Wednesday, February 1, 2012

Freedom of Speech Upheld

Sometimes our courts stand firmly for our Constitutional guarantees of freedom of religion and of speech:

The U.S. Court of Appeals for the 6th Circuit ruled Friday in favor of Julea Ward, an Eastern Michigan University [EMU] graduate student represented by Alliance Defense Fund attorneys who was expelled from a counseling program for her beliefs...EMU initiated its disciplinary process against Ward shortly after she enrolled in a counseling practicum course in January 2009, when she was assigned a potential client seeking assistance regarding a sexual relationship that was contrary to her religious convictions. Ward recognized the potential conscience issue with the client, and asked her supervisor how to handle the matter. Ward was advised to reassign the potential client to a different counselor. EMU then informed Ward that she could only stay in the counseling program if she agreed to undergo a “remediation” program. Its purpose was to help her “see the error of her ways” and change her “belief system” as it relates to counseling about homosexual relationships.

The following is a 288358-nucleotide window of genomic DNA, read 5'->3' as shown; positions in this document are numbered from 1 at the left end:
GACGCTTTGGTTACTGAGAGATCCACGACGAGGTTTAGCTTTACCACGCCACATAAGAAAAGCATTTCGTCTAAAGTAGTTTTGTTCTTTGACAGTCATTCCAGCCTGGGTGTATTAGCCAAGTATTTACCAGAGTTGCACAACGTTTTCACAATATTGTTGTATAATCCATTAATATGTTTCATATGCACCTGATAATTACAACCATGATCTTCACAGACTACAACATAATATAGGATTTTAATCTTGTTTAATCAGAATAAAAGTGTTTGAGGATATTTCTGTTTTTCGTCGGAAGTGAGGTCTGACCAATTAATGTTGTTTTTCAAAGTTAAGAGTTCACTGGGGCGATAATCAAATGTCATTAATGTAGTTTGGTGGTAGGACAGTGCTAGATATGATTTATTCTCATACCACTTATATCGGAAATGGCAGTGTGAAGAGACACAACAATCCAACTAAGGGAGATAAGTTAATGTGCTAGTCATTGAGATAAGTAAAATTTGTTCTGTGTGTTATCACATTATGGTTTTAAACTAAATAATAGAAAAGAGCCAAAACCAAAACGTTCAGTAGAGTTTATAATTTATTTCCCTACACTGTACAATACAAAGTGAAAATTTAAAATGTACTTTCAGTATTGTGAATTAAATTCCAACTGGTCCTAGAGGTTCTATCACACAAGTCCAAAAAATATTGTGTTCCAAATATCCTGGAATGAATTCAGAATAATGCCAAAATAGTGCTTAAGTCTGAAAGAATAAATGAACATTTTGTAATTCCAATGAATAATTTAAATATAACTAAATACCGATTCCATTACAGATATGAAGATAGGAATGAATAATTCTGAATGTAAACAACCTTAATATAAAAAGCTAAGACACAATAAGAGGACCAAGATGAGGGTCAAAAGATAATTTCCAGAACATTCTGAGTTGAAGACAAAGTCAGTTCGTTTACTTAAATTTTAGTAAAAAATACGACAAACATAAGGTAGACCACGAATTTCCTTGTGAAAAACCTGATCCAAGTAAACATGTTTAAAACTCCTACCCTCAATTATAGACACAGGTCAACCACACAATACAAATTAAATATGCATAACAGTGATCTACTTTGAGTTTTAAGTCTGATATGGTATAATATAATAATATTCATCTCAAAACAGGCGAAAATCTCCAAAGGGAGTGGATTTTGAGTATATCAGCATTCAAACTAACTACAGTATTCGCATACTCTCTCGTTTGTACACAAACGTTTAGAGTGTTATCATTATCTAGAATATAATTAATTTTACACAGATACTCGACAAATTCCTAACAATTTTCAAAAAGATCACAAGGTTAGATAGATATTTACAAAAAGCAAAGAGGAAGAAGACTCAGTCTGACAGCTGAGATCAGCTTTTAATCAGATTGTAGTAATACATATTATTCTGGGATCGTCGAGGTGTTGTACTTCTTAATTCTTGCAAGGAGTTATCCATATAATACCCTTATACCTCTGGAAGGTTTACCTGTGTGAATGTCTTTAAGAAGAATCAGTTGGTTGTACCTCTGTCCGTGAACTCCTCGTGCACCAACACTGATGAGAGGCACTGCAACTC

In its ruling in Ward's favor, the 6th Circuit wrote:

• “Ward was willing to work with all clients and to respect the school’s affirmation directives in doing so. That is why she asked to refer gay and lesbian clients (and some heterosexual clients) if the conversation required her to affirm their sexual practices. What more could the rule require? Surely, for example, the ban on discrimination against clients based on their religion (1) does not require a Muslim counselor to tell a Jewish client that his religious beliefs are correct if the conversation takes a turn in that direction and (2) does not require an atheist counselor to tell a person of faith that there is a God if the client is wrestling with faith-based issues. Tolerance is a two-way street. Otherwise, the rule mandates orthodoxy, not anti-discrimination...A university cannot compel a student to alter or violate her belief systems based on a phantom policy as the price for obtaining a degree…. Why treat Ward differently? That her conflict arose from religious convictions is not a good answer; that her conflict arose from religious convictions for which the department at times showed little tolerance is a worse answer.”

In contrast to this decision, there have been many recent rulings against the freedom of speech and of religion and in favor of one dominant, monopolistic secular religion which seeks conformity in speech and even in thought. They have refused to allow the free expression of viewpoints, arguing that these expressions are offensive. However, just about everything is going to offend somebody. I am offended by much I see on TV. I am offended by the biases of the mainstream media. However, if offense becomes the test of what can be said, we will all be rendered mute.

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